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Madden-Fuentes, RJ, McNamara, ER, Lloyd, JC, Wiener, JS, Routh, JC, Seed, PC & Ross, SS 2013, 'Variation in definitions of urinary tract infections in spina bifida patients: A systematic review', Pediatrics, vol. 132, no. 1, pp. 132-139. https://doi.org/10.1542/peds.2013-0557

Variation in definitions of urinary tract infections in spina bifida patients : A systematic review. / Madden-Fuentes, Ramiro Jose; McNamara, Erin Rebekah; Lloyd, Jessica Catherine; Wiener, John Samuel; Routh, Jonathan Charles; Seed, Patrick Casey; Ross, Sherry Sedberry.

In: Pediatrics, Vol. 132, No. 1, 01.07.2013, p. 132-139.

Research output: Contribution to journalReview article

TY - JOUR

T1 - Variation in definitions of urinary tract infections in spina bifida patients

T2 - A systematic review

AU - Madden-Fuentes, Ramiro Jose

AU - McNamara, Erin Rebekah

AU - Lloyd, Jessica Catherine

AU - Wiener, John Samuel

AU - Routh, Jonathan Charles

AU - Seed, Patrick Casey

AU - Ross, Sherry Sedberry

PY - 2013/7/1

Y1 - 2013/7/1

N2 - OBJECTIVE: Urinary tract infections (UTIs) are a common source of morbidity among children with spina bifida (SB) and are a frequently reported outcome in studies of this patient population. However, the criteria for a diagnosis of UTI are often not stated. We evaluated the literature on SB patients for the criteria that authors use to define parameters in reporting UTI outcomes. METHODS: Embase and Medline were queried with the medical subject heading terms 'spinal dysraphism,' 'myelomeningocele,' 'infection,' and 'urinary tract infection.' A second search with the exploded term 'spina bifida' and 'urinary tract infection' was performed. Original research studies reporting a UTI outcome in SB patients were included and evaluated by 2 independent reviewers for the presence of a UTI definition and diagnostic criteria. RESULTS: We identified 872 publications, of which 124 met inclusion criteria. Forty-five of 124 (36.3%) studies reporting UTI as an outcome provided a definition of UTI. Of 124 studies, 28 (22.6%) were published in pediatric journals and 69 (55.6%) in urology journals. A definition of UTI was provided in 11 (39.3%) and 26 (37.7%) studies, respectively. 'Fever, culture, and symptoms' defined a UTI in 17 of 45 studies. Journal category and presence of UTI definitions did not correlate (P = .71). CONCLUSIONS: Explicit definitions for UTI are heterogeneous and infrequently applied in studies of SB patients, limiting study reliability and estimates of true UTI rates in this population. Future studies will benefit from the development and application of a standard definition for UTI in this population. Pediatrics 2013;132:132-139.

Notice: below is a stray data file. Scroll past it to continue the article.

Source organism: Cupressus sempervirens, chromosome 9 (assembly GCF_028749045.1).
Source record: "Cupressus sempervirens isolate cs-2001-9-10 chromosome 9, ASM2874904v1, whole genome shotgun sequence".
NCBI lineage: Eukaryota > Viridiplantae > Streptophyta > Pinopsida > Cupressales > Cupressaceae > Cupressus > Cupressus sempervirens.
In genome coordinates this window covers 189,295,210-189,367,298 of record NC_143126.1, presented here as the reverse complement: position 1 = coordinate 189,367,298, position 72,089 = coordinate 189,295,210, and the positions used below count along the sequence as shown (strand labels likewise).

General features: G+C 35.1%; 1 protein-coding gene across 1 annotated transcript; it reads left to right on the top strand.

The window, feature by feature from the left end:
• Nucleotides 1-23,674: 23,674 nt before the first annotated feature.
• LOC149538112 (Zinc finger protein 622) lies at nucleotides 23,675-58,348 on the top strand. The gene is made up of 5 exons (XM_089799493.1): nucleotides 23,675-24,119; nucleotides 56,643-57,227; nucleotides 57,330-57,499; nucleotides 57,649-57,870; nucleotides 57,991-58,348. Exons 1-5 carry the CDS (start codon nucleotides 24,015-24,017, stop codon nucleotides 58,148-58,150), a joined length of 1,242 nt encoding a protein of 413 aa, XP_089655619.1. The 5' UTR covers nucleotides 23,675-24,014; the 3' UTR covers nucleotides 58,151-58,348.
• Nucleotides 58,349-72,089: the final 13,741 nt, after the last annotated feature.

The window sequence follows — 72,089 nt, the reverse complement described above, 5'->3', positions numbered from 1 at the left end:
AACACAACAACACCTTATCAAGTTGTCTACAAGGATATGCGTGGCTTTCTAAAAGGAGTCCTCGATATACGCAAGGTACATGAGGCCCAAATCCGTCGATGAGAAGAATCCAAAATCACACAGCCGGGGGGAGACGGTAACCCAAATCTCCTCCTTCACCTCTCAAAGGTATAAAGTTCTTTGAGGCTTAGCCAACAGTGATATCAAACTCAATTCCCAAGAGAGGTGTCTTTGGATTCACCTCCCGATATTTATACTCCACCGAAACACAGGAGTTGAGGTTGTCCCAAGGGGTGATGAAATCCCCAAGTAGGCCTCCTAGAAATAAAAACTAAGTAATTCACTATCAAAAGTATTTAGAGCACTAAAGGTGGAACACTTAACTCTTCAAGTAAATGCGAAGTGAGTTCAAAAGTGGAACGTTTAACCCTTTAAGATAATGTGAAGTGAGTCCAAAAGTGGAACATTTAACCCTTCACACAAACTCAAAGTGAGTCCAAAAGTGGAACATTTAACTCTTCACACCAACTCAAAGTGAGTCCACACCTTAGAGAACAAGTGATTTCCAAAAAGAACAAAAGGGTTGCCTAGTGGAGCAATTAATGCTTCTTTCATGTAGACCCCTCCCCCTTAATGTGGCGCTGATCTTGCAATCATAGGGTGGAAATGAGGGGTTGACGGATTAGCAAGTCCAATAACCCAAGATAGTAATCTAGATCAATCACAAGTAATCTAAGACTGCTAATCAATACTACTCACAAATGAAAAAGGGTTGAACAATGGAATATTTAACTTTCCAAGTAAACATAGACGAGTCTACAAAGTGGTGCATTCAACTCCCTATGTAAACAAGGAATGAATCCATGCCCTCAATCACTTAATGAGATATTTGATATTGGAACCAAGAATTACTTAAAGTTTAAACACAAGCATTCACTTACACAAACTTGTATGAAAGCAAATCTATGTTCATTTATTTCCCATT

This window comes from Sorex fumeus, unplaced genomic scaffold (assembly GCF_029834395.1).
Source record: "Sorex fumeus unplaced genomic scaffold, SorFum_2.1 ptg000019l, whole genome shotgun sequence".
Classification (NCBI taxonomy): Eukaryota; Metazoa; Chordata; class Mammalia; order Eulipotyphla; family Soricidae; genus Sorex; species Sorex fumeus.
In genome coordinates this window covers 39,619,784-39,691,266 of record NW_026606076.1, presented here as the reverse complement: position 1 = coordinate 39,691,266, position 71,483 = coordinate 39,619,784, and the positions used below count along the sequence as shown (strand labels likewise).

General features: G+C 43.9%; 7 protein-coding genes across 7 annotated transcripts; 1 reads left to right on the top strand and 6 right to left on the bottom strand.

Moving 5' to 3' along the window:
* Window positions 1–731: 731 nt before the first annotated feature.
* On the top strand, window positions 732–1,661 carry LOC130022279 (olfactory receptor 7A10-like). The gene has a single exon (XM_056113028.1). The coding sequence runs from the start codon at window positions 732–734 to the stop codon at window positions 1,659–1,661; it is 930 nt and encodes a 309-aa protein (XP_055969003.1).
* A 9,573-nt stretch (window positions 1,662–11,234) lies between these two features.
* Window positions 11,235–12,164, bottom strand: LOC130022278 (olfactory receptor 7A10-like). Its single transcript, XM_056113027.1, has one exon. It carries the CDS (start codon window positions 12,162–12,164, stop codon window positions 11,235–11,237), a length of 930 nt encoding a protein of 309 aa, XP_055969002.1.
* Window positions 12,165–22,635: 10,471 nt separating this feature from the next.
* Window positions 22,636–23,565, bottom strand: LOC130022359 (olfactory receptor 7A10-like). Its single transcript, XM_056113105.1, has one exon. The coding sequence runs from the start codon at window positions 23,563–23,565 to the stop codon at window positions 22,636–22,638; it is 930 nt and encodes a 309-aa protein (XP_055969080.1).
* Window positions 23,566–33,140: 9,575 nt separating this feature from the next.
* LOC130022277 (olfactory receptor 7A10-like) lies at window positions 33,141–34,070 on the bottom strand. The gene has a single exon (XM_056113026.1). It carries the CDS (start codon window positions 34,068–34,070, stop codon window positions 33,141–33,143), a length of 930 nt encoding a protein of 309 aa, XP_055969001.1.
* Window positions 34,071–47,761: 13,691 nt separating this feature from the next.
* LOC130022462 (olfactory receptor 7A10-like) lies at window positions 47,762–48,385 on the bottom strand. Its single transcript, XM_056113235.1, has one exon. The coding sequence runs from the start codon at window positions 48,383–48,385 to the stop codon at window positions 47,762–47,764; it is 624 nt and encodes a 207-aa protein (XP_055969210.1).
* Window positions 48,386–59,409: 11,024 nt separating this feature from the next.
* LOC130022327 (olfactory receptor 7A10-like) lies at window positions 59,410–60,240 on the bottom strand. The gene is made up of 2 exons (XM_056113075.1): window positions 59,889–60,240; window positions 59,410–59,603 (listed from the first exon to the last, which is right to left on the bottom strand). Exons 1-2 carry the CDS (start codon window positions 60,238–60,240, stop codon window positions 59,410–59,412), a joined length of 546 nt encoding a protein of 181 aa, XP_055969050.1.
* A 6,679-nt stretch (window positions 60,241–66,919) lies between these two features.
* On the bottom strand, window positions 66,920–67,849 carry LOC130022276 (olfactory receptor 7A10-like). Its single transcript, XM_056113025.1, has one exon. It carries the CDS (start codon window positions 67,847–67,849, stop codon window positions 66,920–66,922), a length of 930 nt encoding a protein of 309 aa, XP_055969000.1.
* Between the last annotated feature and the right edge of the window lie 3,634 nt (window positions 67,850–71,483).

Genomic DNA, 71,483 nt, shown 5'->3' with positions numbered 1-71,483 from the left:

AB - OBJECTIVE: Urinary tract infections (UTIs) are a common source of morbidity among children with spina bifida (SB) and are a frequently reported outcome in studies of this patient population. However, the criteria for a diagnosis of UTI are often not stated. We evaluated the literature on SB patients for the criteria that authors use to define parameters in reporting UTI outcomes. METHODS: Embase and Medline were queried with the medical subject heading terms 'spinal dysraphism,' 'myelomeningocele,' 'infection,' and 'urinary tract infection.' A second search with the exploded term 'spina bifida' and 'urinary tract infection' was performed. Original research studies reporting a UTI outcome in SB patients were included and evaluated by 2 independent reviewers for the presence of a UTI definition and diagnostic criteria. RESULTS: We identified 872 publications, of which 124 met inclusion criteria. Forty-five of 124 (36.3%) studies reporting UTI as an outcome provided a definition of UTI. Of 124 studies, 28 (22.6%) were published in pediatric journals and 69 (55.6%) in urology journals. A definition of UTI was provided in 11 (39.3%) and 26 (37.7%) studies, respectively. 'Fever, culture, and symptoms' defined a UTI in 17 of 45 studies. Journal category and presence of UTI definitions did not correlate (P = .71). CONCLUSIONS: Explicit definitions for UTI are heterogeneous and infrequently applied in studies of SB patients, limiting study reliability and estimates of true UTI rates in this population. Future studies will benefit from the development and application of a standard definition for UTI in this population. Pediatrics 2013;132:132-139.

KW - Myelomeningocele

KW - Neurogenic bladder

KW - Spinal dysraphism

KW - Urinary tract infection